Biden attempts to substitute presidential power for the legislative process again. A new White House antitrust order exemplifies one of the worst presidential trends: a proclivity for unilateral executive action, even when Congress is on the cusp of considering the same thing.

    Both the U.S. Senate and House of Representatives have been considering a slew of changes to American antitrust policy. There are a lot of reasons to be wary of these measures, but at least—should they pass—they'll have been the subject of deliberation and voting by elected officials. In contrast, President Joe Biden's new "Executive Order on Promoting Competition in the American Economy" simply tells federal agencies to make a slew of changes in line with the president's values.

    The good news is that—like so many of former President Donald Trump's executive orders—Biden is wading into territory he doesn't actually have the power to control and, therefore, much of his executive bloviating is technically toothless. There's a lot of the word encourages thrown about. The bad news is that presidential encouragement to federal agencies still has a way of becoming bureaucratic policy.

    One of the directives…

    Directs USDA to develop a plan to increase opportunities for farmers to access markets and receive a fair return, including supporting alternative food distribution systems like farmers markets and developing standards and labels so that consumers can choose to buy products that treat farmers fairly.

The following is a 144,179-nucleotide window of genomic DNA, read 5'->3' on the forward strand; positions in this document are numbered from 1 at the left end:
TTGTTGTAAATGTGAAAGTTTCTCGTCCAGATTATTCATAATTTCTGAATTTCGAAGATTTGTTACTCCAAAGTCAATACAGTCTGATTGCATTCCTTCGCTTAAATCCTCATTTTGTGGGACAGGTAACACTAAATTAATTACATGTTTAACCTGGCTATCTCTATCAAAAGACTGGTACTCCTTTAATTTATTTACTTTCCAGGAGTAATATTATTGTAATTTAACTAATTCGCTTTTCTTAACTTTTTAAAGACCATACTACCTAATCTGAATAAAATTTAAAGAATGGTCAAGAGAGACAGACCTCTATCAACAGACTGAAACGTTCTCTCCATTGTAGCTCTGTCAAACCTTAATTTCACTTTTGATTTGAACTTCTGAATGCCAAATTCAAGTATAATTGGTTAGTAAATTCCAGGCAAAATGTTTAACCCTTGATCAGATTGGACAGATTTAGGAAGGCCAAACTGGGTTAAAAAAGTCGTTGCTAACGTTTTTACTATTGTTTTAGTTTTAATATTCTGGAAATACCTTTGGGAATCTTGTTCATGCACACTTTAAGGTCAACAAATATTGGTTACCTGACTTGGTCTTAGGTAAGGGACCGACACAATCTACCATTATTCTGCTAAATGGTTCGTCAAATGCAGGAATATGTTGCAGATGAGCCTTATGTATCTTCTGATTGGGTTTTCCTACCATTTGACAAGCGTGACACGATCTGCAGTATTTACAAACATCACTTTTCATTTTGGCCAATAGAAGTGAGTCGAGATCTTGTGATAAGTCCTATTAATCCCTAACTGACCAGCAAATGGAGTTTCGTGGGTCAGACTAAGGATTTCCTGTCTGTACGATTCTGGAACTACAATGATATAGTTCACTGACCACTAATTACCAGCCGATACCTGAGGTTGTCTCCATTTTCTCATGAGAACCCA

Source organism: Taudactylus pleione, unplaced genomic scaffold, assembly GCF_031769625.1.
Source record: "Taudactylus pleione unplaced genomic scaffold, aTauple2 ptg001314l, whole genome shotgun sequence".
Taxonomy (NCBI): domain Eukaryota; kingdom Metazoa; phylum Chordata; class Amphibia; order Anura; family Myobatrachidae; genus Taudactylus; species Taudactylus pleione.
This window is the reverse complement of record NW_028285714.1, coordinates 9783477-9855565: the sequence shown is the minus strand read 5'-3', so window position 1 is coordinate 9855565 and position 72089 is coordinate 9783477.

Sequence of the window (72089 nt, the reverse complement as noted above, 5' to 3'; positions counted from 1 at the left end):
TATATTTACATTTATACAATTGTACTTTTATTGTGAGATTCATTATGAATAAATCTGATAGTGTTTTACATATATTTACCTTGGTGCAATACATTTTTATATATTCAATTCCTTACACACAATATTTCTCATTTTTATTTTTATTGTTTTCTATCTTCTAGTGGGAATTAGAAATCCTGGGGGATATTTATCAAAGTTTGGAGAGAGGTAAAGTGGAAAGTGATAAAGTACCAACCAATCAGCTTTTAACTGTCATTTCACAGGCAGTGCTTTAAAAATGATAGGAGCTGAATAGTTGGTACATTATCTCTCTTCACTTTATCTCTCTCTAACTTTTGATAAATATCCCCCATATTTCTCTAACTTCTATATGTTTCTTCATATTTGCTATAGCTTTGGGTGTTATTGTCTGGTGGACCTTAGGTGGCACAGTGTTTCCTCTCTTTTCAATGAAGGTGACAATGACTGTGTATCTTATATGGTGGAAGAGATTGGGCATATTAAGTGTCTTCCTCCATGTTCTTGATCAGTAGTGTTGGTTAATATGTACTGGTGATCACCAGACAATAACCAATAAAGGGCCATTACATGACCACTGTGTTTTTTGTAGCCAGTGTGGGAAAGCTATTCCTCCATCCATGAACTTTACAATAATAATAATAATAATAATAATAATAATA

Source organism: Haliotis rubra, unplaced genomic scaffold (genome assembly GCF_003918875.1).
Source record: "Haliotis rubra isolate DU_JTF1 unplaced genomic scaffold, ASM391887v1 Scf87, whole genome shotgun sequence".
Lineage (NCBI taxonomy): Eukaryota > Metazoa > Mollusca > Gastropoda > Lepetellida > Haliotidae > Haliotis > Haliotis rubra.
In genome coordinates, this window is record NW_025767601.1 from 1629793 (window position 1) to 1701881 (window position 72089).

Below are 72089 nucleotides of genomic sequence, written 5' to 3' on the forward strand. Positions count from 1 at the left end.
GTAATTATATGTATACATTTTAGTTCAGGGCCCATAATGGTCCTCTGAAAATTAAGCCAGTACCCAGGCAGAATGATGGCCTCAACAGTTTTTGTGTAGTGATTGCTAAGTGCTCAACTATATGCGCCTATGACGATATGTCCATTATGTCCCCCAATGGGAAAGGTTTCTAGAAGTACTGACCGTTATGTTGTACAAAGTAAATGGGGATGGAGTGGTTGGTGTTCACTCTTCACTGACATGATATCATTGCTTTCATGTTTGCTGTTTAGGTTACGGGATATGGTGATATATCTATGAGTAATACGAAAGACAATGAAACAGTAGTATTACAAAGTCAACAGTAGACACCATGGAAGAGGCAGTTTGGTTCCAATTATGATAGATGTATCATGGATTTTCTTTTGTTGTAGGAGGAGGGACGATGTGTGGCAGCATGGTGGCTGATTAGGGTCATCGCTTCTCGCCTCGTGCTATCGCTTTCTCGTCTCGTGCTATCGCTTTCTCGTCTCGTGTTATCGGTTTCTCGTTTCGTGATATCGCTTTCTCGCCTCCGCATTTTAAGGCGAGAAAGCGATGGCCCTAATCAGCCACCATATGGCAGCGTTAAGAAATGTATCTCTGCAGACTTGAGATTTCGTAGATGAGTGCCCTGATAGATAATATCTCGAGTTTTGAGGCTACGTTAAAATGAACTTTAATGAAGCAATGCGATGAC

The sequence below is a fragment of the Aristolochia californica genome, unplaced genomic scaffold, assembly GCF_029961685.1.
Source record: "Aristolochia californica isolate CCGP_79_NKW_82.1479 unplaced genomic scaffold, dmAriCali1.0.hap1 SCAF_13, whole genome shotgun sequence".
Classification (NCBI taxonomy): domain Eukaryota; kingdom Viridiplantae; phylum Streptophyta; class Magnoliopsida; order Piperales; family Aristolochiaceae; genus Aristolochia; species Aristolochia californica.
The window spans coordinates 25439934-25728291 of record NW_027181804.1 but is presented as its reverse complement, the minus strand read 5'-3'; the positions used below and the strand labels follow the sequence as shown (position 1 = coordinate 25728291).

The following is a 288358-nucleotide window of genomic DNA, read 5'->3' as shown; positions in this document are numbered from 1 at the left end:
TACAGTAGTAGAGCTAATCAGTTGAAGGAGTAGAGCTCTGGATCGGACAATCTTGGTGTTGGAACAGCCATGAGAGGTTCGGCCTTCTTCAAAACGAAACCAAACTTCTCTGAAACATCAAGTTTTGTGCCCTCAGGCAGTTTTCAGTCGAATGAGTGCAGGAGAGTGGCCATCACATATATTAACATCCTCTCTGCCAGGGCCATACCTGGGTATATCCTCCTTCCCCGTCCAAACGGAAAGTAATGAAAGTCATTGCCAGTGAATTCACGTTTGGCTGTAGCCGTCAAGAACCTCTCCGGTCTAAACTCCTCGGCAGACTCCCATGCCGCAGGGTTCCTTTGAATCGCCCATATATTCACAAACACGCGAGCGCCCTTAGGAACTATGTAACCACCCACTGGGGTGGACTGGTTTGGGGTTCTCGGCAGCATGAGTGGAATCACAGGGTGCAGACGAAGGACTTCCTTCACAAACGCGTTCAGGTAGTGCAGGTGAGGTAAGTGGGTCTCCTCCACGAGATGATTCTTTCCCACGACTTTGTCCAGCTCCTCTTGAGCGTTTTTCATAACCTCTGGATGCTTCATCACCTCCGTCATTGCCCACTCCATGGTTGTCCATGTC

How about just letting farmers and consumers find each other without the USDA getting involved?

  • I Walk the Line. Fellow New Hampshire blogger Tom Bowler at Libertarian Leanings points out a thoughtful Thread on Twitter about the 2020 election. When Democrats are incredulous that many people think that Trump was cheated out of a win, it's not that farfetched.

    I think I've had discussions w/enough Boomer-tier Trump supporters who believe the 2020 election was fraudulent to extract a general theory about their perspective. It is also the perspective of most of the people at the Capitol on 1/6, and probably even Trump himself. 1/x

    Most believe some or all of the theories involving midnight ballots, voting machines, etc, but what you find when you talk to them is that, while they'll defend those positions w/info they got from Hannity or Breitbart or whatever, they're not particularly attached to them. 2/x

    Here are the facts - actual, confirmed facts - that shape their perspective: 1) The FBI/etc spied on the 2016 Trump campaign using evidence manufactured by the Clinton campaign. We now know that all involved knew it was fake from Day 1 (see: Brennan's July 2016 memo, etc). 3/x

    These are Tea Party people. The types who give their kids a pocket Constitution for their birthday and have Founding Fathers memes in their bios. The intel community spying on a presidential campaign using fake evidence (incl forged documents) is a big deal to them. 4/x

    Everyone involved lied about their involvement as long as they could. We only learned the DNC paid for the manufactured evidence because of a court order. Comey denied on TV knowing the DNC paid for it, when we have emails from a year earlier proving that he knew. 5/x

    I was unimpressed with the Hannity/Breitbart bloviations, but you can believe that and also believe that the "deep state" was subverting Trump for his entire term.

Last Modified 2021-07-11 3:55 AM EST